Under that you have a little "StaticMesh" area, with a drop down box and under it a check box called "Custom Lightmap UVs (No Samples)". Leave that box unchecked and the drop down box is all we are concerned about about here. This drop down box basically defines the size of how big the top lightmap is generated at when "Final lightmaps" are crated. The default setting is "Auto" but you really should never put it on Auto as its really bad and you should define the size of the lightmap on the size and complexity of the object itself. For a really large object like an apartment building you will want to use a 1024x1024 lightmap, in very rare cases, possibly also 2048x2048 but that is seriously pushing the limit, for a small prop, 32x32 or even 16x16 might do it. Since this static is pretty much and medium complexity (for its size) I would go with a 128x128 lightmap for this, possibly a 256x256 lightmap but we will first try a 128x128 lightmap and see how we go so select the 128 lightmap size in the drop down box, then the other options are not relevant to us so when your ready, hit the export button and it should only take a few secs to export this and when its done you should have a new "garden_shed01" folder in your \objects\staticobjects\pr\russia\ folder which then should have a .con file in it and a mesh folder, with the mesh folder having a .staticmesh and a .collisionmesh, as well as a bunch of .samp files


Once exported, load up the editor and you should be able to find your static in the place you exported it to


And although the static might look ready it still needs some work yet before its totally finished.





Step 7: Coding

Yes even a staticobject needs some coding in order for them to work fully with the game and this is an imporant step often missed by staticmodellers that is very imporant so make sure you do this step fully, along with the others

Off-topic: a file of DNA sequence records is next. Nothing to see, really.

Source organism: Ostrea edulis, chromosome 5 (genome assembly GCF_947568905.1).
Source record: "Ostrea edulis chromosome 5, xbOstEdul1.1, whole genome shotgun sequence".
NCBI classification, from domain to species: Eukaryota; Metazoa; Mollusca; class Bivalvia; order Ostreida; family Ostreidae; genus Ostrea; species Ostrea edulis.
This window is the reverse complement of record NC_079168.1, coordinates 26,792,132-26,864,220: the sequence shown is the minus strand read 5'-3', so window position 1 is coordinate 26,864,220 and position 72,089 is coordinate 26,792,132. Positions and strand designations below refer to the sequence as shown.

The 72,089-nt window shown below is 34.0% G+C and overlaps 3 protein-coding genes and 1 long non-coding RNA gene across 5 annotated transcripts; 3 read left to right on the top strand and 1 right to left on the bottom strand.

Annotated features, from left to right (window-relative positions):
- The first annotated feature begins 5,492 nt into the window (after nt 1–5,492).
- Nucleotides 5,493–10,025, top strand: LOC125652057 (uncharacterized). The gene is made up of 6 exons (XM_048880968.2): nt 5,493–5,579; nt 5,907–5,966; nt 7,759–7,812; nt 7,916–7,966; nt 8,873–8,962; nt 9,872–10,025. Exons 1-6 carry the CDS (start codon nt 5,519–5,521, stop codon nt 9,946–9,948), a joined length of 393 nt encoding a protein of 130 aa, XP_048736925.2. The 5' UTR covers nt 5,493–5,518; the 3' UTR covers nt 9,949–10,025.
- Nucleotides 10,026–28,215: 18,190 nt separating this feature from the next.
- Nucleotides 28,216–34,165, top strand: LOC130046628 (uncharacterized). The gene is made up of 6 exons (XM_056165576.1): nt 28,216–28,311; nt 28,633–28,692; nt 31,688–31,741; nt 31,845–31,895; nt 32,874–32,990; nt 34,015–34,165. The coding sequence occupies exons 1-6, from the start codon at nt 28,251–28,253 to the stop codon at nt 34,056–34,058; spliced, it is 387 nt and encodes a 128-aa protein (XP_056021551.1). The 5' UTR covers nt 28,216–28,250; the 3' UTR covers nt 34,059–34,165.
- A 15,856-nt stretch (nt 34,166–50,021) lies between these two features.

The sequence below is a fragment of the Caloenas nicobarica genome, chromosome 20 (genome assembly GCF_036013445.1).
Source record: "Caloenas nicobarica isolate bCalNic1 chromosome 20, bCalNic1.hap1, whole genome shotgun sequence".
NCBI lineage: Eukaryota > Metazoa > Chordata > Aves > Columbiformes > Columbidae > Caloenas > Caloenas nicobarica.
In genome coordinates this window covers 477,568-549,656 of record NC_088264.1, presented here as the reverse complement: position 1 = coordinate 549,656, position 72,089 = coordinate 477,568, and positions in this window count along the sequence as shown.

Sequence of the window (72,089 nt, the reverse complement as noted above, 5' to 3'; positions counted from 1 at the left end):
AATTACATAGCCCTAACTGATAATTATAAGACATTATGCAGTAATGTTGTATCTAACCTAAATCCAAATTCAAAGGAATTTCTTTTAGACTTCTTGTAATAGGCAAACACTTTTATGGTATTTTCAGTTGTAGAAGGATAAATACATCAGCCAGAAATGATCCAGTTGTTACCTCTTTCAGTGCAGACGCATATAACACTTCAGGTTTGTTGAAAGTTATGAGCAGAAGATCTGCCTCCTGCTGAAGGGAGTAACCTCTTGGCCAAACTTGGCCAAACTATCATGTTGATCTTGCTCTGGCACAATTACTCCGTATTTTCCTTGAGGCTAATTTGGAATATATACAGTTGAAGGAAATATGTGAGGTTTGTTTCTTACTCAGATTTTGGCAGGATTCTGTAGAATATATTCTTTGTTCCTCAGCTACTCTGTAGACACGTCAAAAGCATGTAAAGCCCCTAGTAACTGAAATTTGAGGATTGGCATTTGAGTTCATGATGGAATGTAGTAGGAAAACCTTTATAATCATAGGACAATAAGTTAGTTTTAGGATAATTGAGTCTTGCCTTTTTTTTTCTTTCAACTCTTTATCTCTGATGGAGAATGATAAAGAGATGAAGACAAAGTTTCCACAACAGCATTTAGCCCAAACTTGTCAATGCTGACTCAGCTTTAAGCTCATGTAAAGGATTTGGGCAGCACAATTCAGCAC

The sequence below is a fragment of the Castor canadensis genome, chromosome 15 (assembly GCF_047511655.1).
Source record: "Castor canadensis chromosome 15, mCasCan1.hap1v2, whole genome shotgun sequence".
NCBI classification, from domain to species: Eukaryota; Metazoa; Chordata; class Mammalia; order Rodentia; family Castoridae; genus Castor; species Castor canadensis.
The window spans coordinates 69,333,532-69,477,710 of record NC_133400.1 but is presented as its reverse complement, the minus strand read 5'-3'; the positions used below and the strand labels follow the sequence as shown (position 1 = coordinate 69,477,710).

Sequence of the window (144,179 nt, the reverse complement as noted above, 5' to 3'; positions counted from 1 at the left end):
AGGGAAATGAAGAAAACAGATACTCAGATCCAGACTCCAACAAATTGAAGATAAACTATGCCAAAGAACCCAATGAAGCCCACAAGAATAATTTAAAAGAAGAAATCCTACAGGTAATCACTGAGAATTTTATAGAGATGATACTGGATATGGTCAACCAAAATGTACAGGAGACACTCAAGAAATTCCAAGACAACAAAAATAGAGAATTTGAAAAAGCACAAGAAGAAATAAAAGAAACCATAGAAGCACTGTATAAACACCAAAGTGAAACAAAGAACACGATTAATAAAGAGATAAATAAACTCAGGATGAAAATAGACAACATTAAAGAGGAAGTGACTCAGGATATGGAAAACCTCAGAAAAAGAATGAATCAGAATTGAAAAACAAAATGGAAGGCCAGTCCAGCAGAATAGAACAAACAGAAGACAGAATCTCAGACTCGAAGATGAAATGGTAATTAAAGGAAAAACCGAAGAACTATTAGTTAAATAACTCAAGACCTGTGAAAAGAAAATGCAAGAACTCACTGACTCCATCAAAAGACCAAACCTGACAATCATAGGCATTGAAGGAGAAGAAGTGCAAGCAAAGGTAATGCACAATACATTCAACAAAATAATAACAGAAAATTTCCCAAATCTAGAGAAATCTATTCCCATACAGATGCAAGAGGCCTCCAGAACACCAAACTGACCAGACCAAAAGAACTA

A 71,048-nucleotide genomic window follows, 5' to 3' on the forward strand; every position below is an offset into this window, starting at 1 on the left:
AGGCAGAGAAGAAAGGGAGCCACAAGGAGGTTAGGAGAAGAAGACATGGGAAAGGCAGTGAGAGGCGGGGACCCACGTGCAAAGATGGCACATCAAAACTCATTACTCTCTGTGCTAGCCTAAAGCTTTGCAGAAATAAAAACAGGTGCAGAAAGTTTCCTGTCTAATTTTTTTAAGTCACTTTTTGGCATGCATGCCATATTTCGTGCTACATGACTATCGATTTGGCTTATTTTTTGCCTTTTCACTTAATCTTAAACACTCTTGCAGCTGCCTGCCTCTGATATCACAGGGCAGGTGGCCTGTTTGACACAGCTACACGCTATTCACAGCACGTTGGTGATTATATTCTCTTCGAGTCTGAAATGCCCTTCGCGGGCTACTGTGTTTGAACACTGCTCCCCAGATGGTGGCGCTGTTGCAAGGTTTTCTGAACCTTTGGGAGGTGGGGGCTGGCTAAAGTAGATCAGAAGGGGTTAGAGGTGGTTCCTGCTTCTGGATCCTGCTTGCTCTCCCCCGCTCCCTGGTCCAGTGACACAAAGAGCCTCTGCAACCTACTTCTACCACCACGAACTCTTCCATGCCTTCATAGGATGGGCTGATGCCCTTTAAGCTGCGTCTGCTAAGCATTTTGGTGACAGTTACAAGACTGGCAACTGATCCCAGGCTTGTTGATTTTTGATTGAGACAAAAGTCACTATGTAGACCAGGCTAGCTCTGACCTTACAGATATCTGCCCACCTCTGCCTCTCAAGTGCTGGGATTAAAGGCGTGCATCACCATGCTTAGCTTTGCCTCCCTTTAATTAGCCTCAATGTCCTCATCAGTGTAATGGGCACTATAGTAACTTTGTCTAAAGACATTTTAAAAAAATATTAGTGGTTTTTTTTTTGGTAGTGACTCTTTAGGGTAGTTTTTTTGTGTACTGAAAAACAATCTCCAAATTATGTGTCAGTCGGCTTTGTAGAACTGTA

Materials

First of all we need to define all the materials this static uses. In the modifier box, expand the default tab and click on the "..." next to the Materials bit, a new window will pop up where you can define the materials for all the materials you put onto your col mesh. Each material name you put onto your col mesh will show up on the right, ie "col_Metal_Solid", then to the right of that there is a drop down box with all the materials in the mod, and select the one you want for that material (ie, for a Solid Metal material you will most likley want to give it metal solid )


Once you have setup all your materials, hit Ok and save your object. There will be a little message in the conceal saying in blue text "You may need to reload geometry to see your changes!", so hit the "Reload Geometry" button to reload it, may ask if you want to save your object again click yes if it dose and then your materials will be able to be seen in the editor


Now if you go to Camera > Solider you will be able to view your object from a players perspective and should also have a weapon in your hands to be able to shoot at things (if you dont have a weapon in you need to add a weapon to the SF kit for your pr_edit)



Now if you have added a stair material correctly onto the ramp going upto your door way, even thou this building is miles up in the air (from what it will be when placed on a map) you can still easily walk up though the door way, where before without it having a stair material on it, you wouldn't be able to.



Next comes something I like to call the shooting test, you basically spray bullets round the entire object at everything you can and make sure the right effects are popping up on the right parts of the object. This may seem pointless but I have discovered many bugs on objects doing this test, like Grass materials being applied to Glass etc. So first I'm going to shoot the walls, floor, roof, ceiling etc then going to shoot all the little bits of metal etc just making sure my bullets are hitting what they are meant to.